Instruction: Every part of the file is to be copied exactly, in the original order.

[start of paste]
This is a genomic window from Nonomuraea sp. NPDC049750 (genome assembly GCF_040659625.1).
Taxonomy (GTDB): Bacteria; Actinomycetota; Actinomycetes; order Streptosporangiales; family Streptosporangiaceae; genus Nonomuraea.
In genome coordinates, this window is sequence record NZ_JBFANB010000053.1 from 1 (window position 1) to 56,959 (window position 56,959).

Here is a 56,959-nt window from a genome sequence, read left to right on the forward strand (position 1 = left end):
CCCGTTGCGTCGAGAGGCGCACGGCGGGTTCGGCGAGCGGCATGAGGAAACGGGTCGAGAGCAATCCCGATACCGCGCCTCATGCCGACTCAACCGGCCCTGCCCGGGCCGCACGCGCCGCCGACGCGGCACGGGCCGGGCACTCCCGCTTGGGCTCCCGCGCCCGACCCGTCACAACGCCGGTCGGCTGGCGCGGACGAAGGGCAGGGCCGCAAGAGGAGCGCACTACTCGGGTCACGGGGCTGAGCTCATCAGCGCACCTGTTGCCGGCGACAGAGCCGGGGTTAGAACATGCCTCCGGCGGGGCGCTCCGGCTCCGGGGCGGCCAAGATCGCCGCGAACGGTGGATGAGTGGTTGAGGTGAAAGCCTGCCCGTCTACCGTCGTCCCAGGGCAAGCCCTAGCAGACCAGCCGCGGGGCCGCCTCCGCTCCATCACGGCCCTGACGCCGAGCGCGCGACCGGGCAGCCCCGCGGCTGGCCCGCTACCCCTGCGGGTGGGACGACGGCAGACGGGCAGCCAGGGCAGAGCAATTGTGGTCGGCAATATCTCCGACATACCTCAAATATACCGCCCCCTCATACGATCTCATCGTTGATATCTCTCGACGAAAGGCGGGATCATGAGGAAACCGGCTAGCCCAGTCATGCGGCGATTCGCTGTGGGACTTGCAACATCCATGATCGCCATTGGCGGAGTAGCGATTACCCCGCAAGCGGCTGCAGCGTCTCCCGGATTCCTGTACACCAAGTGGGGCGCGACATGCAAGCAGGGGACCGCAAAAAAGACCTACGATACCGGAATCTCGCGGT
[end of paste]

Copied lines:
This is a genomic window from Nonomuraea sp. NPDC049750 (genome assembly GCF_040659625.1).
Taxonomy (GTDB): Bacteria; Actinomycetota; Actinomycetes; order Streptosporangiales; family Streptosporangiaceae; genus Nonomuraea.
In genome coordinates, this window is sequence record NZ_JBFANB010000053.1 from 1 (window position 1) to 56,959 (window position 56,959).

Here is a 56,959-nt window from a genome sequence, read left to right on the forward strand (position 1 = left end):
CCCGTTGCGTCGAGAGGCGCACGGCGGGTTCGGCGAGCGGCATGAGGAAACGGGTCGAGAGCAATCCCGATACCGCGCCTCATGCCGACTCAACCGGCCCTGCCCGGGCCGCACGCGCCGCCGACGCGGCACGGGCCGGGCACTCCCGCTTGGGCTCCCGCGCCCGACCCGTCACAACGCCGGTCGGCTGGCGCGGACGAAGGGCAGGGCCGCAAGAGGAGCGCACTACTCGGGTCACGGGGCTGAGCTCATCAGCGCACCTGTTGCCGGCGACAGAGCCGGGGTTAGAACATGCCTCCGGCGGGGCGCTCCGGCTCCGGGGCGGCCAAGATCGCCGCGAACGGTGGATGAGTGGTTGAGGTGAAAGCCTGCCCGTCTACCGTCGTCCCAGGGCAAGCCCTAGCAGACCAGCCGCGGGGCCGCCTCCGCTCCATCACGGCCCTGACGCCGAGCGCGCGACCGGGCAGCCCCGCGGCTGGCCCGCTACCCCTGCGGGTGGGACGACGGCAGACGGGCAGCCAGGGCAGAGCAATTGTGGTCGGCAATATCTCCGACATACCTCAAATATACCGCCCCCTCATACGATCTCATCGTTGATATCTCTCGACGAAAGGCGGGATCATGAGGAAACCGGCTAGCCCAGTCATGCGGCGATTCGCTGTGGGACTTGCAACATCCATGATCGCCATTGGCGGAGTAGCGATTACCCCGCAAGCGGCTGCAGCGTCTCCCGGATTCCTGTACACCAAGTGGGGCGCGACATGCAAGCAGGGGACCGCAAAAAAGACCTACGATACCGGAATCTCGCGGT